Where am I, and how do I get out of here? I have an interview in 30 minutes, and I have no idea where I’m going! Great, the road is closed — what now?
In all of these situations, it’s a good thing your phone is an ever-present GPS device just waiting at your beck and call. But its guidance is only as good as the navigation app you have installed. So I’ve taken a look at some of the best options you can find on Google Play. Here’s my experience behind the wheel with each.
Most of the time, I use Google Maps. It’s free, the directions are accurate, and I find the voices easy to follow without getting lost. It comes pre-installed on Android devices that ship with access to the Play Store, and it’s heavily integrated with Google’s other services.
This makes it easy to open an event in my calendar and start driving to the destination without having to manually enter the details a second time into Maps. The app also plays along nicely with the website, allowing you to enter in locations from the comfort of a desktop.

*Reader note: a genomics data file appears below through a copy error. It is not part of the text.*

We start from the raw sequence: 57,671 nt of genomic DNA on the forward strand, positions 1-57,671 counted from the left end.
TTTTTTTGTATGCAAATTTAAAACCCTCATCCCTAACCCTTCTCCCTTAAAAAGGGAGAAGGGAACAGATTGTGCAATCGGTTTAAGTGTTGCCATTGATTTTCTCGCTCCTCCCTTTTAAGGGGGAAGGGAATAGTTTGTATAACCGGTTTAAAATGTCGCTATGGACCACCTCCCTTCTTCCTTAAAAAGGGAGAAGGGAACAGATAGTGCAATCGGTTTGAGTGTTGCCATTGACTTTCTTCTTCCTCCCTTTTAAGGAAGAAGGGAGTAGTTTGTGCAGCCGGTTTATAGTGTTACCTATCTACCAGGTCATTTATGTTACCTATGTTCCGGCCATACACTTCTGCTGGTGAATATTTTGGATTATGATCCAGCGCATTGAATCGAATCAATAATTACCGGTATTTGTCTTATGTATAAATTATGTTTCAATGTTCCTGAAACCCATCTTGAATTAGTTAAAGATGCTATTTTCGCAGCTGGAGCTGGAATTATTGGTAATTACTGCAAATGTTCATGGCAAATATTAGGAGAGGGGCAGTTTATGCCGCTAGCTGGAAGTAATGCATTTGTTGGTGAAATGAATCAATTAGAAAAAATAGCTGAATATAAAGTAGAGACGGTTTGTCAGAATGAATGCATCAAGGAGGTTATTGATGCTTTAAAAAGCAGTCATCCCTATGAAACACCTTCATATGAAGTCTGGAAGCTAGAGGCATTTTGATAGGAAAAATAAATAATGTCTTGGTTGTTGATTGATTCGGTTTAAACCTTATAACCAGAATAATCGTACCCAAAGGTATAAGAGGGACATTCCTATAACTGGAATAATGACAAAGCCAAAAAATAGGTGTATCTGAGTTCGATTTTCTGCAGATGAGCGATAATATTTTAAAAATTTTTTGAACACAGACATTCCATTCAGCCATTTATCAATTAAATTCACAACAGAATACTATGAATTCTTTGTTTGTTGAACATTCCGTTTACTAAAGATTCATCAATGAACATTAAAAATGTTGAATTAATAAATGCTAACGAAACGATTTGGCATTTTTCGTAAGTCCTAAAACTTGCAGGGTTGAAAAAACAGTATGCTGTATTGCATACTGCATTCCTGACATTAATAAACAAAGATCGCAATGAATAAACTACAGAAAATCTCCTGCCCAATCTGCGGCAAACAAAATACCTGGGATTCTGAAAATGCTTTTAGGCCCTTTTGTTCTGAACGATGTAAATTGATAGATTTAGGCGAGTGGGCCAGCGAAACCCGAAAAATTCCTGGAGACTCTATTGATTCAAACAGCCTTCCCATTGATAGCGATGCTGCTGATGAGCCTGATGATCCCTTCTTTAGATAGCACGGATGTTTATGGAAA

But Maps isn’t without its pitfalls. For one, the interface changes regularly (just think back to how it used to look several years ago), changing where things are located and requiring me to relearn behavior I could previously do from muscle memory. It’s not uncommon for software to change, but when it comes to an app that you’re using in the car, it helps not to have to rediscover how to do things.
While Maps downloads all the map data necessary for a trip when starting up, it can’t reroute without a connection to the Internet. It does allow you to store a specific area for a limited time, but there’s no ability to download all map data to your Android device. This is what I would consider the app’s largest limitation and the reason I feel a need to check out what else is out there.